Teachers' warning for parents: What NAPLAN fails to test
NAPLAN does not test human attributes, teachers warn.
While numeracy, reading, writing, spelling and grammar and punctuation are at the heart of the testing data, West Moreton Anglican College principal Geoff McLay said there was a lot more to a student's academic achievement.
"NAPLAN tests are not designed to measure the full range of students' academic abilities. They are designed to give a point-in-time snapshot of each student's literacy and numeracy abilities using that test item," he said.
"As an example about why these tests are not good measures of overall academic ability - they do not measure higher-order thinking ability or creativity. These two attributes are very important dimensions when assessing overall academic ability or potential.
"There are a myriad of other 'human' attributes, for example ability to collaborate and work productively with others, that contribute to a student's overall academic level. Arguably, such attributes are at the heart of a student's academic overall academic ability."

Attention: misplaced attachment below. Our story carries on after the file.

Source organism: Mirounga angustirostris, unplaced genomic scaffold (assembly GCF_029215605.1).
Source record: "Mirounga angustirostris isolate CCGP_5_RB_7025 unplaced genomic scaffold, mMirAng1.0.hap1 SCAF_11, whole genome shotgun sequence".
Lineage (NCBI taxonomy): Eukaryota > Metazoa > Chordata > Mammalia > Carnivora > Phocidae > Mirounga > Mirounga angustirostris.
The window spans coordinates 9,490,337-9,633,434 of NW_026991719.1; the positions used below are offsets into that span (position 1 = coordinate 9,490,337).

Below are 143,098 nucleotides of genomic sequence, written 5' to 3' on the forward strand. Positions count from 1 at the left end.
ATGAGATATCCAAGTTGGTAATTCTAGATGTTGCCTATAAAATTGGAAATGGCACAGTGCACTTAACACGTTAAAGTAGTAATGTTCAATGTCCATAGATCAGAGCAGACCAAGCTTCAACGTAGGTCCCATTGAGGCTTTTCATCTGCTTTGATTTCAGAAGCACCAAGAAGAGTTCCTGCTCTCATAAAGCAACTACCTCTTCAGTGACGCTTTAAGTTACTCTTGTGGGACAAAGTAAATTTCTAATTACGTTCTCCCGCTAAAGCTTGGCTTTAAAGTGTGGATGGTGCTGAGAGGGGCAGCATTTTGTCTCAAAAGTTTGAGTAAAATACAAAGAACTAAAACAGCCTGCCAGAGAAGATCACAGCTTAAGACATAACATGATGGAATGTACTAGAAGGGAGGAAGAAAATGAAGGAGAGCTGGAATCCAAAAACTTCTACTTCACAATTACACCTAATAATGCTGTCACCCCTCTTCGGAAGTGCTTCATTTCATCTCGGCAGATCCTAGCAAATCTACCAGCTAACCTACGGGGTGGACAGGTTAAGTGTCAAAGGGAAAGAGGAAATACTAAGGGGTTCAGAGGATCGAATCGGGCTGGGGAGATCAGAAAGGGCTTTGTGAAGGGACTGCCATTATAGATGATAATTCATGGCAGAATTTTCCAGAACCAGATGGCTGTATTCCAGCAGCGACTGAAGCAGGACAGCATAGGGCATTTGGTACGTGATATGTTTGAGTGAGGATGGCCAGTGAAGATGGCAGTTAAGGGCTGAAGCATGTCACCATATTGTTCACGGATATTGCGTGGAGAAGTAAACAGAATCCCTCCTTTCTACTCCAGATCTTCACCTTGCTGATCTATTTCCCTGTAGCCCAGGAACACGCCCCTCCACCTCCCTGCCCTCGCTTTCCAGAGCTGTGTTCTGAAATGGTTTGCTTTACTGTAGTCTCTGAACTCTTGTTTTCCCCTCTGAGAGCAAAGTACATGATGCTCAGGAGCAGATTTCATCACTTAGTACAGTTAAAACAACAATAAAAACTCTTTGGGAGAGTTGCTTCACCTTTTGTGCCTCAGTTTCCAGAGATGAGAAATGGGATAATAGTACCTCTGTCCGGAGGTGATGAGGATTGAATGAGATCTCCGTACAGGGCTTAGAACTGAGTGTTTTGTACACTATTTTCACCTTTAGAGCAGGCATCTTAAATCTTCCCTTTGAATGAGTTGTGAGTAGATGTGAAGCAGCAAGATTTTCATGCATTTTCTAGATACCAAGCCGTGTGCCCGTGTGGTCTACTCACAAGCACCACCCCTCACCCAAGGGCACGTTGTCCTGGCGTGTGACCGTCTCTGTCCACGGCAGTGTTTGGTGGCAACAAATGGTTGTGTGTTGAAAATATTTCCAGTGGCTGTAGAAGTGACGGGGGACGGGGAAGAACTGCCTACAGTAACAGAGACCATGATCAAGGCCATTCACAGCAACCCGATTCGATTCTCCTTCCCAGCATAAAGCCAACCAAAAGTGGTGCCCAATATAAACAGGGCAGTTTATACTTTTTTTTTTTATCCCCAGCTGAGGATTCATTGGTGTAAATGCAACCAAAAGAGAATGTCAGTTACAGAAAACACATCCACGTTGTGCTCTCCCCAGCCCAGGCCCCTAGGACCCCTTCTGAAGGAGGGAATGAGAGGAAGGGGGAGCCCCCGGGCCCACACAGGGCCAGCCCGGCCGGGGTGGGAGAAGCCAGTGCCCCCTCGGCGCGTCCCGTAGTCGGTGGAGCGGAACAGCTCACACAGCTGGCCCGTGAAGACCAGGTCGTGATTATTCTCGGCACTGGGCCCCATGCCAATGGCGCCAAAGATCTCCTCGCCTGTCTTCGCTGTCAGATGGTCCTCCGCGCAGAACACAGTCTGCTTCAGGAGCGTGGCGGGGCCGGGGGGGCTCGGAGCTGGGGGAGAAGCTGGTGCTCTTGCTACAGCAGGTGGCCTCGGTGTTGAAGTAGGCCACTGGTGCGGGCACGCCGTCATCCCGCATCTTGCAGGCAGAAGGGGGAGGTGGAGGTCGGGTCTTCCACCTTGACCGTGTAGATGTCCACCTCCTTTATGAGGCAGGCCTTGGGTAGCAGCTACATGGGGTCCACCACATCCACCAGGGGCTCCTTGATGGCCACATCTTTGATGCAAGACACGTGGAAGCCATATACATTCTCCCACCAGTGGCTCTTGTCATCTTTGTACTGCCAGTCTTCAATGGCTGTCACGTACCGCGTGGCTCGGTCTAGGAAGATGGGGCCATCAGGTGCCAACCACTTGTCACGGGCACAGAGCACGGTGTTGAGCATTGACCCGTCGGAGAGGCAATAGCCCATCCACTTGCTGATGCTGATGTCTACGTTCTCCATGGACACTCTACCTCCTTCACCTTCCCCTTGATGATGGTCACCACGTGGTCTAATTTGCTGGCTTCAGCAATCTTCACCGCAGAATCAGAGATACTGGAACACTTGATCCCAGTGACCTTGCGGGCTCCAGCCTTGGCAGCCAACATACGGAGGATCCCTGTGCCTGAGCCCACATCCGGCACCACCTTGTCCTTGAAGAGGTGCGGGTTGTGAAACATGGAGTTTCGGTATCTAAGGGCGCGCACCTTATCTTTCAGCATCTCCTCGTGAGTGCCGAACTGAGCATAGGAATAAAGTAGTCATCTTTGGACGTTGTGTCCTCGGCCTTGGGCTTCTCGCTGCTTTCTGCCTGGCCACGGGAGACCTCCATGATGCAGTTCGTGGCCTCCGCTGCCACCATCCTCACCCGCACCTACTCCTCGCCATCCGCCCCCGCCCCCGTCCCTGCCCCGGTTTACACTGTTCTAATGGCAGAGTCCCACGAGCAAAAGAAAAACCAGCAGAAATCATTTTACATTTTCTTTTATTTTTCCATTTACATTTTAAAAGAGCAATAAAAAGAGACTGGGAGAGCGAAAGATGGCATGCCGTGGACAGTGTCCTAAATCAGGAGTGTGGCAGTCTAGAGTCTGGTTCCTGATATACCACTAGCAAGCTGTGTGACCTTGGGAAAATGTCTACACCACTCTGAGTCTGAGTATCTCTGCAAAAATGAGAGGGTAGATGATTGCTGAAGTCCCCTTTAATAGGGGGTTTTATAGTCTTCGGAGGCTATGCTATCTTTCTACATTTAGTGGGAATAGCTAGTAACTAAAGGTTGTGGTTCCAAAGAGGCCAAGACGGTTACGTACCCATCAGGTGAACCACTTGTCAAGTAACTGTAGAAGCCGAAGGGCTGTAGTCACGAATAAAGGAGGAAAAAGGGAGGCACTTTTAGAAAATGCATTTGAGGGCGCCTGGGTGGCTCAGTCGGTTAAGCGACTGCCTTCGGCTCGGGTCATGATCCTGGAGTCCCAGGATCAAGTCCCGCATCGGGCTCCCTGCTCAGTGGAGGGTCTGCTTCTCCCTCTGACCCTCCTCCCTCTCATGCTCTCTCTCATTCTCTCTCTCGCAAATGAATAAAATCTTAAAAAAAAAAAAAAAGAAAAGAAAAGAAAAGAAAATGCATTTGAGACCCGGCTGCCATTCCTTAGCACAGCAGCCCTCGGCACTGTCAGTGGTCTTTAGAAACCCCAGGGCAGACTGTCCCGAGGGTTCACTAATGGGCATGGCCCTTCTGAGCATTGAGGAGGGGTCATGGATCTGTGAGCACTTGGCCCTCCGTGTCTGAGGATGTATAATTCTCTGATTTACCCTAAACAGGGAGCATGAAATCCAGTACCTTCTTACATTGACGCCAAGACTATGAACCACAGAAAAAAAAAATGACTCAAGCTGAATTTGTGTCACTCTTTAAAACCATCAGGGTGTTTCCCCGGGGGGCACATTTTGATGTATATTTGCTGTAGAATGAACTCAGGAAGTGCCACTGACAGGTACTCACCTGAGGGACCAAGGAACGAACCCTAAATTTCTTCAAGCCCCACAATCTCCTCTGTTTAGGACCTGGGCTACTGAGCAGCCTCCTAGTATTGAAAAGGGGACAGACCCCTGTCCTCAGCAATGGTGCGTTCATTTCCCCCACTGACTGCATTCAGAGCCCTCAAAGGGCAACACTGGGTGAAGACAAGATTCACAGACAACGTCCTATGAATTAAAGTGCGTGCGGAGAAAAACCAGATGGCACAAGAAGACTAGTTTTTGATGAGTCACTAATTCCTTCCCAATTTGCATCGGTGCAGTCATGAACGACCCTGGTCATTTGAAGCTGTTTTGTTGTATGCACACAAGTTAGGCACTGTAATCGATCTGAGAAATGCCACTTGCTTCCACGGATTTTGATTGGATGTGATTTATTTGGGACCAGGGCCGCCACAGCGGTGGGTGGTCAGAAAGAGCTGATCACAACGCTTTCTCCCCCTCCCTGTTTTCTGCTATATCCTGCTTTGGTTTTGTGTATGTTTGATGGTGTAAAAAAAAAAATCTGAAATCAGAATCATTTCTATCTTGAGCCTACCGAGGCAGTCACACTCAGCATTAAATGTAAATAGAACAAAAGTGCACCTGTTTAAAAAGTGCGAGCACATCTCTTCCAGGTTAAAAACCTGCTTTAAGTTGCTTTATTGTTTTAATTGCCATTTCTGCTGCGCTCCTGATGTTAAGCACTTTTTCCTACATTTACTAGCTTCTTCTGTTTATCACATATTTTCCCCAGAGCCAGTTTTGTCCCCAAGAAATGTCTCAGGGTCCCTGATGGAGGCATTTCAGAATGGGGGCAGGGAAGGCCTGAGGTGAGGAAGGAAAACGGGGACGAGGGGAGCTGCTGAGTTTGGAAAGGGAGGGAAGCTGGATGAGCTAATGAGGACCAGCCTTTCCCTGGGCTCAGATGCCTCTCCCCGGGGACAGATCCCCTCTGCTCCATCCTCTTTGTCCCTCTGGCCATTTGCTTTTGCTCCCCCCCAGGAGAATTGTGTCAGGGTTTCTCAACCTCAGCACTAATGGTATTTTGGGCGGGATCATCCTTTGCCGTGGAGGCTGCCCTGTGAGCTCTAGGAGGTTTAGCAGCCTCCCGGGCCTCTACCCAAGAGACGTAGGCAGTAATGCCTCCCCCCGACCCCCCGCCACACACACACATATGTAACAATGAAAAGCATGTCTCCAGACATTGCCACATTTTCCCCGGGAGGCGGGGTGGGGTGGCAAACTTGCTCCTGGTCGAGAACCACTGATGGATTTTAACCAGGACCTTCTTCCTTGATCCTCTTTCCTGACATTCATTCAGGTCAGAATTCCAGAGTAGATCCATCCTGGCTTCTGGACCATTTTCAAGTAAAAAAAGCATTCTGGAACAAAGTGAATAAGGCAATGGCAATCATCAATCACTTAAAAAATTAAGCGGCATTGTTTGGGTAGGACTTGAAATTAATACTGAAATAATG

Almost all WMAC students scored above the national minimum standard across all five testing bands in the latest round of testing, with 13% of year nine students missing the mark in writing.
"The data from these tests is very narrow in terms of a student's overall ability and the use of it in this manner is more a response to public policy and a perceived need to measure for public accountability purposes," he said.
"While I am not opposed to that, in principle, I do question the value and validity of the current 'leagues table' approach to NAPLAN results in the public domain."
Mr McLay said there were a lot of similarities between the Index of Community Socio-Educational Advantage, which measured socio-economic advantage, and NAPLAN results for specific schools.
"A cursory glance at ICSEA scores and NAPLAN results shows a firm correlation between the two. Given that ICSEA is a broad measure of socio-economic advantage, direct comparison of schools' NAPLAN results potentially further reinforces relative socio-economic advantage or disadvantage," he said.
"Every student, parent and staff member wants to feel good about their school, why use NAPLAN results to make stakeholders feel bad about their school?
"I am also concerned about anecdotal reports I hear from colleagues in other schools who have described examples where teachers have adopted specific teaching-to-the-test strategies that have replaced a balanced, all round approach to student learning."